(Bloomberg) -- A group of Belarusian hackers said on Monday that it had breached computers used by Belarus’s railway network and encrypted data stored on them in an effort to disrupt the movement of Russian troops into the country.
The Cyber Partisans, a network of activist hackers that aims to overthrow Belarusian President Alexander Lukashenko’s regime, said it had targeted state-owned Belarusian Railway and encrypted the majority of the company’s servers, databases and workstations. A spokesman for the group said in an interview with Bloomberg News that the hackers were in the process of destroying a large amount of data held on a backup server.
The group said that it would return the railway network’s computers to normal working mode on condition that Belarus’s government stop Russian troops from entering the territory of Belarus, in addition to releasing 50 political prisoners who are in need of medical care.
Last week, Russia began sending troops to Belarus to stage joint military exercises amid fears of a Russian invasion of neighboring Ukraine. Trains were identified transporting Russian rocket launchers and other equipment in the Belarusian cities of Minsk, Gomel and Rechitsa, according to the Atlantic Council’s Digital Forensic Research Lab.
A website for the Belarusian Railway describes its division in Minsk is “one of the most important strategic hubs for railway transportation between Russia, the Baltic States and Western Europe.”
Representatives for Belarusian Railway didn’t respond to requests for comment. A representative at the Belarus embassy in Washington referred questions to the Ministry of Foreign Affairs, which didn’t immediately respond to a request for comment.
The immediate consequences of the hack weren’t immediately clear. The Belarusian Railway’s website returned a “temporarily unavailable” error message on Monday for people who tried to book tickets for travel.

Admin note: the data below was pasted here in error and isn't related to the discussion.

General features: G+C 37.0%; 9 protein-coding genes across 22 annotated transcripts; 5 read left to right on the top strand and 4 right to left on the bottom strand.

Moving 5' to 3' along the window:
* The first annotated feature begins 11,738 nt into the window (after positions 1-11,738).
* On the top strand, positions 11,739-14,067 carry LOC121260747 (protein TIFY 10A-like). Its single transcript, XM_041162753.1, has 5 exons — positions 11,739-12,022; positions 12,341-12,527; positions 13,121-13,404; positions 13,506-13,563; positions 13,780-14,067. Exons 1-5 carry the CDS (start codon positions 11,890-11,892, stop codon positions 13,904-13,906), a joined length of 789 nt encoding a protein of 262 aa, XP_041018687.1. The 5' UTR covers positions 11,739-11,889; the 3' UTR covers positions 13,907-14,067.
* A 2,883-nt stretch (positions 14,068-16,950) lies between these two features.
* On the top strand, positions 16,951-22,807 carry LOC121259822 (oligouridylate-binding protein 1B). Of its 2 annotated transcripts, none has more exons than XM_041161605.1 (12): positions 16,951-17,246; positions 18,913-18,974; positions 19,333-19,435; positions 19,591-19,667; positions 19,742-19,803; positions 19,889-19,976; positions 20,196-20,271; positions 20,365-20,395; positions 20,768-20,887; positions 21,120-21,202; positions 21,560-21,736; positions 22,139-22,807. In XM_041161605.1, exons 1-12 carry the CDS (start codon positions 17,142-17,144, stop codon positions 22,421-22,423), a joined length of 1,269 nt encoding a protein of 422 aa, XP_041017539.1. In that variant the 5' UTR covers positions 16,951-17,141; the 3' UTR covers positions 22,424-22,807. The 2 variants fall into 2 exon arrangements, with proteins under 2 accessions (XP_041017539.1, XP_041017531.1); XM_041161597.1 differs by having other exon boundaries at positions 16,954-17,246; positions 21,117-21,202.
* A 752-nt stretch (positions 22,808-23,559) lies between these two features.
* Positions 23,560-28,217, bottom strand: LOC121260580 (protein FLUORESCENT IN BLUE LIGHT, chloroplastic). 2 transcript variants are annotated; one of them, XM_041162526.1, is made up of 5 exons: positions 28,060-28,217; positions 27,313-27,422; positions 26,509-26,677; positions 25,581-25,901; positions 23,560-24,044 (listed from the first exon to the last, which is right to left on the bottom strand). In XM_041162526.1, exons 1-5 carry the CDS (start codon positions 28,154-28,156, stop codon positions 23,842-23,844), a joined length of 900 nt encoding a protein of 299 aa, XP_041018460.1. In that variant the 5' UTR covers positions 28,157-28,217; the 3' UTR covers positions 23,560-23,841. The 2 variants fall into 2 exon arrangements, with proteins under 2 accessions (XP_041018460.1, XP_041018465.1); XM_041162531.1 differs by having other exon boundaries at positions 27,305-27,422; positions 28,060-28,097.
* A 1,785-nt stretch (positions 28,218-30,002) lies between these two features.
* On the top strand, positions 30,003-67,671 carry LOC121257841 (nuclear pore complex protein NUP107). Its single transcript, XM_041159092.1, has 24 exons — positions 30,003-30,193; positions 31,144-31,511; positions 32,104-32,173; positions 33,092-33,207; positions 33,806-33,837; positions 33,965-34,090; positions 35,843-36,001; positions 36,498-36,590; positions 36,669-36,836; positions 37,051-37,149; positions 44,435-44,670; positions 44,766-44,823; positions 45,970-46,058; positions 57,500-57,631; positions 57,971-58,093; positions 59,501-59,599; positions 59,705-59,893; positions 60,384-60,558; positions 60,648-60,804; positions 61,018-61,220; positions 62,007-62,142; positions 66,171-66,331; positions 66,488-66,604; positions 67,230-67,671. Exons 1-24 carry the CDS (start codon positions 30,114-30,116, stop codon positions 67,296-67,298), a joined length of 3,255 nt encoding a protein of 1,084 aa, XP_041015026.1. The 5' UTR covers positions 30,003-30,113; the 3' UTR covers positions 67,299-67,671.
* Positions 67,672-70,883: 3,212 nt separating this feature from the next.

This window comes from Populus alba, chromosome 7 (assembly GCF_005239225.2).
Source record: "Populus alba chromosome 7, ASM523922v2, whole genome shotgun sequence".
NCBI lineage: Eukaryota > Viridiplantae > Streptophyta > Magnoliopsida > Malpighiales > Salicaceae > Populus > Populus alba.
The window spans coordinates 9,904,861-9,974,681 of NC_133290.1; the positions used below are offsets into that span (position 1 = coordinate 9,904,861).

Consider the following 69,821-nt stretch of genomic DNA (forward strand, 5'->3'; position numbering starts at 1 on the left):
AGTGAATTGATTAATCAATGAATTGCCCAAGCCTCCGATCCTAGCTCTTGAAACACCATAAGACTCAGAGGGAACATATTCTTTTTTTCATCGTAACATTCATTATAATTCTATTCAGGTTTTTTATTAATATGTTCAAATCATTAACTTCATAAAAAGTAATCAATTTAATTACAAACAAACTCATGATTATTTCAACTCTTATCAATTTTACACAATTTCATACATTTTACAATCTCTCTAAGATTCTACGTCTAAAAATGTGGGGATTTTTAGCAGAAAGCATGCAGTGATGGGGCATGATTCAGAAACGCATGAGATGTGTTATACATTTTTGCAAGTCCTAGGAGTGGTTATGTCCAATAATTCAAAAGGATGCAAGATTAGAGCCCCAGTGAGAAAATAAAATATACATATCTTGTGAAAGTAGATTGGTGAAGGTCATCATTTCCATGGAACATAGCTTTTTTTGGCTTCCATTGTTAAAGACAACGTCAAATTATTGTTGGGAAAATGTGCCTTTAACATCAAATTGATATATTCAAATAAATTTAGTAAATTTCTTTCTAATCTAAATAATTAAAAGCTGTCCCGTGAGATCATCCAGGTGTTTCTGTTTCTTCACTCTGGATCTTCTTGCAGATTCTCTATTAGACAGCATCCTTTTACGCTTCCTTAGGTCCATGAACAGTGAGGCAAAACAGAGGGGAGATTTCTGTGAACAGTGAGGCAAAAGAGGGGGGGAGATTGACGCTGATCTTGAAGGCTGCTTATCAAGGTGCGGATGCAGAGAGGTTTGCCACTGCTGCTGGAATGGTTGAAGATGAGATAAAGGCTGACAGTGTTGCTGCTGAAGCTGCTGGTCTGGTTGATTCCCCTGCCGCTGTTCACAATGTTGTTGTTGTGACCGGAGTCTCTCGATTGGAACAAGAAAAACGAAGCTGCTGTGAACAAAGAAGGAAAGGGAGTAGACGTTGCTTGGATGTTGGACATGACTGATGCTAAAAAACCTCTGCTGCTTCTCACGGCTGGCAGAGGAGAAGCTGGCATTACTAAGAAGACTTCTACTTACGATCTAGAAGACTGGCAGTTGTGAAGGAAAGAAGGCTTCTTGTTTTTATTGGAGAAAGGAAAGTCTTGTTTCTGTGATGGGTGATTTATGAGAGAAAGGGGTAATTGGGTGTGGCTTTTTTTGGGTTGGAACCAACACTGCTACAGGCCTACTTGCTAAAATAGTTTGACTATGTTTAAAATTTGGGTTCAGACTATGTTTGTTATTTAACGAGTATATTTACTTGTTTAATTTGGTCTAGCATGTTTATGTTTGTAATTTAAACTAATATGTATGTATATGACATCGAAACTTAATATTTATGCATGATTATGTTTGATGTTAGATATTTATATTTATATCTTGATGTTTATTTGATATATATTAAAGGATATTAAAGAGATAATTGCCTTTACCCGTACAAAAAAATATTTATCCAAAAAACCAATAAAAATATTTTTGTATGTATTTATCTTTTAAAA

Franak Viačorka, a senior adviser to exiled Belarusian opposition leader Sviatlana Tsikhanouskaya, described the hack as a “massive action” that could have consequences for Russian troop deployments.
“It could paralyze the railroad infrastructure, which has been used in the last week for transporting Russian military vehicles and soldiers to Belarus territory,” Viačorka said in an interview with Bloomberg News. “We understand why they did it. It sends a very strong message. And the demands from the hackers are directly related to the upcoming military drills.”
The spokesman for the Cyber Partisans said it was too early to discern the consequences of the hack. But the spokesman said the group expected it would likely result in a slowdown of passenger trains, which could in turn affect the movements of trains carrying Russian soldiers and military equipment.
The group had repurposed a kind of ransomware to encrypt the railway network’s computers, the spokesman said. Ransomware is commonly used by criminal hackers to target companies and encrypt their files, with attackers demanding payment in return for a key that can be used to unlock affected data. In this case, however, the hackers’ demand is political in nature.
The Cyber Partisans formed in September 2020, following the disputed election of Lukashenko. The group includes about 30 people, some of whom focus on what the group calls “ethical hacking” of Belarusian government computers.
The hackers have waged an aggressive campaign targeting Belarusian government and police agencies. Last year, they released a data trove that included secret police archives, lists of alleged police informants, personal information about top government officials and spies, video footage gathered from police drones and detention centers and secret recordings of phone calls from a government wiretapping system, Bloomberg News reported.
In November, Belarus’s Supreme Court branded the hackers as terrorists and criminalized “recruitment, assistance and participation” in the group, according to the country’s prosecutor general’s office.
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